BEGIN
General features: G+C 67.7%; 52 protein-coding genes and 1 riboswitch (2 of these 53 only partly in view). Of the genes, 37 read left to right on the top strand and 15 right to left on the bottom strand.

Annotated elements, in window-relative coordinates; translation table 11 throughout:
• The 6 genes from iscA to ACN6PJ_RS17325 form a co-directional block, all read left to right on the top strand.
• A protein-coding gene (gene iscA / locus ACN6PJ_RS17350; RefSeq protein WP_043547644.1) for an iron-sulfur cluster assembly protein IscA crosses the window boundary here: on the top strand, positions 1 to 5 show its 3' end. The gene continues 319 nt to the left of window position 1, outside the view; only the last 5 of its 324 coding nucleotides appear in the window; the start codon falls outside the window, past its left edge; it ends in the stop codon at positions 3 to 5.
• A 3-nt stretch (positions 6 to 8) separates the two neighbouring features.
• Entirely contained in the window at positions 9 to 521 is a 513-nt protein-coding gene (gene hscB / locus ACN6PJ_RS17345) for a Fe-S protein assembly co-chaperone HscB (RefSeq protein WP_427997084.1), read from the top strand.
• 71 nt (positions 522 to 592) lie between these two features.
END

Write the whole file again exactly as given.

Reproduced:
General features: G+C 67.7%; 52 protein-coding genes and 1 riboswitch (2 of these 53 only partly in view). Of the genes, 37 read left to right on the top strand and 15 right to left on the bottom strand.

Annotated elements, in window-relative coordinates; translation table 11 throughout:
• The 6 genes from iscA to ACN6PJ_RS17325 form a co-directional block, all read left to right on the top strand.
• A protein-coding gene (gene iscA / locus ACN6PJ_RS17350; RefSeq protein WP_043547644.1) for an iron-sulfur cluster assembly protein IscA crosses the window boundary here: on the top strand, positions 1 to 5 show its 3' end. The gene continues 319 nt to the left of window position 1, outside the view; only the last 5 of its 324 coding nucleotides appear in the window; the start codon falls outside the window, past its left edge; it ends in the stop codon at positions 3 to 5.
• A 3-nt stretch (positions 6 to 8) separates the two neighbouring features.
• Entirely contained in the window at positions 9 to 521 is a 513-nt protein-coding gene (gene hscB / locus ACN6PJ_RS17345) for a Fe-S protein assembly co-chaperone HscB (RefSeq protein WP_427997084.1), read from the top strand.
• 71 nt (positions 522 to 592) lie between these two features.